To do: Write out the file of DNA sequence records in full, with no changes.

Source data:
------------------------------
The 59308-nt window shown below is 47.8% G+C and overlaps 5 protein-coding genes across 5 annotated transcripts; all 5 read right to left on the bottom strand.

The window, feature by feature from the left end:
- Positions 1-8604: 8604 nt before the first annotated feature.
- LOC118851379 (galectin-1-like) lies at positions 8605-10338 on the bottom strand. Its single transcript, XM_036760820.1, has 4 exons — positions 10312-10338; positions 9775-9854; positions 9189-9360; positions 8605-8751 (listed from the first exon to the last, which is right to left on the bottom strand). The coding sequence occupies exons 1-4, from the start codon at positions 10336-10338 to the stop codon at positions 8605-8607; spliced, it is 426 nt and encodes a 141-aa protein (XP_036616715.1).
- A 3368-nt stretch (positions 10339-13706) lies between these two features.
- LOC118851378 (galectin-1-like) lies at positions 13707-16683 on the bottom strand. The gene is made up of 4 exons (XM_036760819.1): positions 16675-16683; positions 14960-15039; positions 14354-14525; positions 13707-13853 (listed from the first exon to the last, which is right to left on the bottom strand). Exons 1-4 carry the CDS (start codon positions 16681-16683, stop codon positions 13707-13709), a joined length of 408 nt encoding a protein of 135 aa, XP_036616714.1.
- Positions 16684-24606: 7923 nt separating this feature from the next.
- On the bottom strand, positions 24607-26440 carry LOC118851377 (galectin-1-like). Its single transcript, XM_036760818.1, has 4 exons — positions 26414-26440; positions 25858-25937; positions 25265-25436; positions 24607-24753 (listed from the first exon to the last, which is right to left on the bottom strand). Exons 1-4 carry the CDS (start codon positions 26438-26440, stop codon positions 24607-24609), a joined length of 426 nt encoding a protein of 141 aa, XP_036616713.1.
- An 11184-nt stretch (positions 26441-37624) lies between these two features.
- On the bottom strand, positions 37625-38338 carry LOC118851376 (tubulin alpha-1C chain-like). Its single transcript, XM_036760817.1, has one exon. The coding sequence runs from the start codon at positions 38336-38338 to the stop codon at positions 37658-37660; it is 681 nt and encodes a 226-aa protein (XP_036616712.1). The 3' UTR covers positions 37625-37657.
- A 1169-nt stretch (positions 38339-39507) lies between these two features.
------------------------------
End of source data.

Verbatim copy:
The 59308-nt window shown below is 47.8% G+C and overlaps 5 protein-coding genes across 5 annotated transcripts; all 5 read right to left on the bottom strand.

The window, feature by feature from the left end:
- Positions 1-8604: 8604 nt before the first annotated feature.
- LOC118851379 (galectin-1-like) lies at positions 8605-10338 on the bottom strand. Its single transcript, XM_036760820.1, has 4 exons — positions 10312-10338; positions 9775-9854; positions 9189-9360; positions 8605-8751 (listed from the first exon to the last, which is right to left on the bottom strand). The coding sequence occupies exons 1-4, from the start codon at positions 10336-10338 to the stop codon at positions 8605-8607; spliced, it is 426 nt and encodes a 141-aa protein (XP_036616715.1).
- A 3368-nt stretch (positions 10339-13706) lies between these two features.
- LOC118851378 (galectin-1-like) lies at positions 13707-16683 on the bottom strand. The gene is made up of 4 exons (XM_036760819.1): positions 16675-16683; positions 14960-15039; positions 14354-14525; positions 13707-13853 (listed from the first exon to the last, which is right to left on the bottom strand). Exons 1-4 carry the CDS (start codon positions 16681-16683, stop codon positions 13707-13709), a joined length of 408 nt encoding a protein of 135 aa, XP_036616714.1.
- Positions 16684-24606: 7923 nt separating this feature from the next.
- On the bottom strand, positions 24607-26440 carry LOC118851377 (galectin-1-like). Its single transcript, XM_036760818.1, has 4 exons — positions 26414-26440; positions 25858-25937; positions 25265-25436; positions 24607-24753 (listed from the first exon to the last, which is right to left on the bottom strand). Exons 1-4 carry the CDS (start codon positions 26438-26440, stop codon positions 24607-24609), a joined length of 426 nt encoding a protein of 141 aa, XP_036616713.1.
- An 11184-nt stretch (positions 26441-37624) lies between these two features.
- On the bottom strand, positions 37625-38338 carry LOC118851376 (tubulin alpha-1C chain-like). Its single transcript, XM_036760817.1, has one exon. The coding sequence runs from the start codon at positions 38336-38338 to the stop codon at positions 37658-37660; it is 681 nt and encodes a 226-aa protein (XP_036616712.1). The 3' UTR covers positions 37625-37657.
- A 1169-nt stretch (positions 38339-39507) lies between these two features.